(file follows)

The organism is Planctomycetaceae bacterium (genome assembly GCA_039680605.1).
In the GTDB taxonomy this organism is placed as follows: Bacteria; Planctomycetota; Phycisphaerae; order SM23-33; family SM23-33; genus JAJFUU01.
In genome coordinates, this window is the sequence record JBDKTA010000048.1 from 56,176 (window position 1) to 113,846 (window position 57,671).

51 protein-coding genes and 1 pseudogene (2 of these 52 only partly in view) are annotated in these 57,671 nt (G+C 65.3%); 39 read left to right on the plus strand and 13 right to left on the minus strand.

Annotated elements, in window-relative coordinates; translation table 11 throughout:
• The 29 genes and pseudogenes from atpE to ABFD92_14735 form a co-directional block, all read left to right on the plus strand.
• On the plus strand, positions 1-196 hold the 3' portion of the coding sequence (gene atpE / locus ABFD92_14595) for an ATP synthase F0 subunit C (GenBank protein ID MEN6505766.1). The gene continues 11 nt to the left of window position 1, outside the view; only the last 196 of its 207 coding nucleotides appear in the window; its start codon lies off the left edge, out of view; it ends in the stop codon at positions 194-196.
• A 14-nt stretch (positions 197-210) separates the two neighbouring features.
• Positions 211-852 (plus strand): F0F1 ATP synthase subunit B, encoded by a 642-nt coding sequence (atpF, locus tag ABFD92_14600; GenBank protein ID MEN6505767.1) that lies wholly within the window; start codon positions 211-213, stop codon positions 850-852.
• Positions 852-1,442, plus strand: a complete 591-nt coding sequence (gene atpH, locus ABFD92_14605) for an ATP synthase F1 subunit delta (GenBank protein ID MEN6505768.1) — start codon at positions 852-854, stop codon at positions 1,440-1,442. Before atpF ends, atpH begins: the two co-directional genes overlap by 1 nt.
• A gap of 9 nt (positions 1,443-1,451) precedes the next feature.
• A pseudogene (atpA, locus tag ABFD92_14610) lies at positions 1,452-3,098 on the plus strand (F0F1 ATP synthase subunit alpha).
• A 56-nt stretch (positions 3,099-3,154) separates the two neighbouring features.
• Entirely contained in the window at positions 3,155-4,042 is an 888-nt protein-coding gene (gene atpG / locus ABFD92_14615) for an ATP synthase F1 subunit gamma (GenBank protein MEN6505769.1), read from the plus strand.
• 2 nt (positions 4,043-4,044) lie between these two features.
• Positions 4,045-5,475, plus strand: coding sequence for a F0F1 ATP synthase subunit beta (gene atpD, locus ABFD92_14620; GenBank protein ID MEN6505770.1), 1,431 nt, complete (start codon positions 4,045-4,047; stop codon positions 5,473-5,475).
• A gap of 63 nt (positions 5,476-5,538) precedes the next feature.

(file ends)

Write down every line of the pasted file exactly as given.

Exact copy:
The organism is Planctomycetaceae bacterium (genome assembly GCA_039680605.1).
In the GTDB taxonomy this organism is placed as follows: Bacteria; Planctomycetota; Phycisphaerae; order SM23-33; family SM23-33; genus JAJFUU01.
In genome coordinates, this window is the sequence record JBDKTA010000048.1 from 56,176 (window position 1) to 113,846 (window position 57,671).

51 protein-coding genes and 1 pseudogene (2 of these 52 only partly in view) are annotated in these 57,671 nt (G+C 65.3%); 39 read left to right on the plus strand and 13 right to left on the minus strand.

Annotated elements, in window-relative coordinates; translation table 11 throughout:
• The 29 genes and pseudogenes from atpE to ABFD92_14735 form a co-directional block, all read left to right on the plus strand.
• On the plus strand, positions 1-196 hold the 3' portion of the coding sequence (gene atpE / locus ABFD92_14595) for an ATP synthase F0 subunit C (GenBank protein ID MEN6505766.1). The gene continues 11 nt to the left of window position 1, outside the view; only the last 196 of its 207 coding nucleotides appear in the window; its start codon lies off the left edge, out of view; it ends in the stop codon at positions 194-196.
• A 14-nt stretch (positions 197-210) separates the two neighbouring features.
• Positions 211-852 (plus strand): F0F1 ATP synthase subunit B, encoded by a 642-nt coding sequence (atpF, locus tag ABFD92_14600; GenBank protein ID MEN6505767.1) that lies wholly within the window; start codon positions 211-213, stop codon positions 850-852.
• Positions 852-1,442, plus strand: a complete 591-nt coding sequence (gene atpH, locus ABFD92_14605) for an ATP synthase F1 subunit delta (GenBank protein ID MEN6505768.1) — start codon at positions 852-854, stop codon at positions 1,440-1,442. Before atpF ends, atpH begins: the two co-directional genes overlap by 1 nt.
• A gap of 9 nt (positions 1,443-1,451) precedes the next feature.
• A pseudogene (atpA, locus tag ABFD92_14610) lies at positions 1,452-3,098 on the plus strand (F0F1 ATP synthase subunit alpha).
• A 56-nt stretch (positions 3,099-3,154) separates the two neighbouring features.
• Entirely contained in the window at positions 3,155-4,042 is an 888-nt protein-coding gene (gene atpG / locus ABFD92_14615) for an ATP synthase F1 subunit gamma (GenBank protein MEN6505769.1), read from the plus strand.
• 2 nt (positions 4,043-4,044) lie between these two features.
• Positions 4,045-5,475, plus strand: coding sequence for a F0F1 ATP synthase subunit beta (gene atpD, locus ABFD92_14620; GenBank protein ID MEN6505770.1), 1,431 nt, complete (start codon positions 4,045-4,047; stop codon positions 5,473-5,475).
• A gap of 63 nt (positions 5,476-5,538) precedes the next feature.